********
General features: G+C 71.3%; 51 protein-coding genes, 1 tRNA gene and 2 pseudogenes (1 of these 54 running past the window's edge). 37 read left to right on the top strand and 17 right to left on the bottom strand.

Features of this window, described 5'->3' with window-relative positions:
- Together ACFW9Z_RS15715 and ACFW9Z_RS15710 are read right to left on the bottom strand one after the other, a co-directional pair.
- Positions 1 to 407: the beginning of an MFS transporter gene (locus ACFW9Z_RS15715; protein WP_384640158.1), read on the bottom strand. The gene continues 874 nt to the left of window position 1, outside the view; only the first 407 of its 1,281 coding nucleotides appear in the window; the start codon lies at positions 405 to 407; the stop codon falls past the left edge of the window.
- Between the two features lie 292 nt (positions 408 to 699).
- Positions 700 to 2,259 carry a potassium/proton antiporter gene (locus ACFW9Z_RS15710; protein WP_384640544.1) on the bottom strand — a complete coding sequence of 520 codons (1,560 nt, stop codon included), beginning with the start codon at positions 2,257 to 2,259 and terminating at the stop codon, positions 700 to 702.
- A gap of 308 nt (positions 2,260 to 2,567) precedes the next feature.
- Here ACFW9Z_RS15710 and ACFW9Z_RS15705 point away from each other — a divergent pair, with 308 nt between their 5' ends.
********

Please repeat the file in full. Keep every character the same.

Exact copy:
General features: G+C 71.3%; 51 protein-coding genes, 1 tRNA gene and 2 pseudogenes (1 of these 54 running past the window's edge). 37 read left to right on the top strand and 17 right to left on the bottom strand.

Features of this window, described 5'->3' with window-relative positions:
- Together ACFW9Z_RS15715 and ACFW9Z_RS15710 are read right to left on the bottom strand one after the other, a co-directional pair.
- Positions 1 to 407: the beginning of an MFS transporter gene (locus ACFW9Z_RS15715; protein WP_384640158.1), read on the bottom strand. The gene continues 874 nt to the left of window position 1, outside the view; only the first 407 of its 1,281 coding nucleotides appear in the window; the start codon lies at positions 405 to 407; the stop codon falls past the left edge of the window.
- Between the two features lie 292 nt (positions 408 to 699).
- Positions 700 to 2,259 carry a potassium/proton antiporter gene (locus ACFW9Z_RS15710; protein WP_384640544.1) on the bottom strand — a complete coding sequence of 520 codons (1,560 nt, stop codon included), beginning with the start codon at positions 2,257 to 2,259 and terminating at the stop codon, positions 700 to 702.
- A gap of 308 nt (positions 2,260 to 2,567) precedes the next feature.
- Here ACFW9Z_RS15710 and ACFW9Z_RS15705 point away from each other — a divergent pair, with 308 nt between their 5' ends.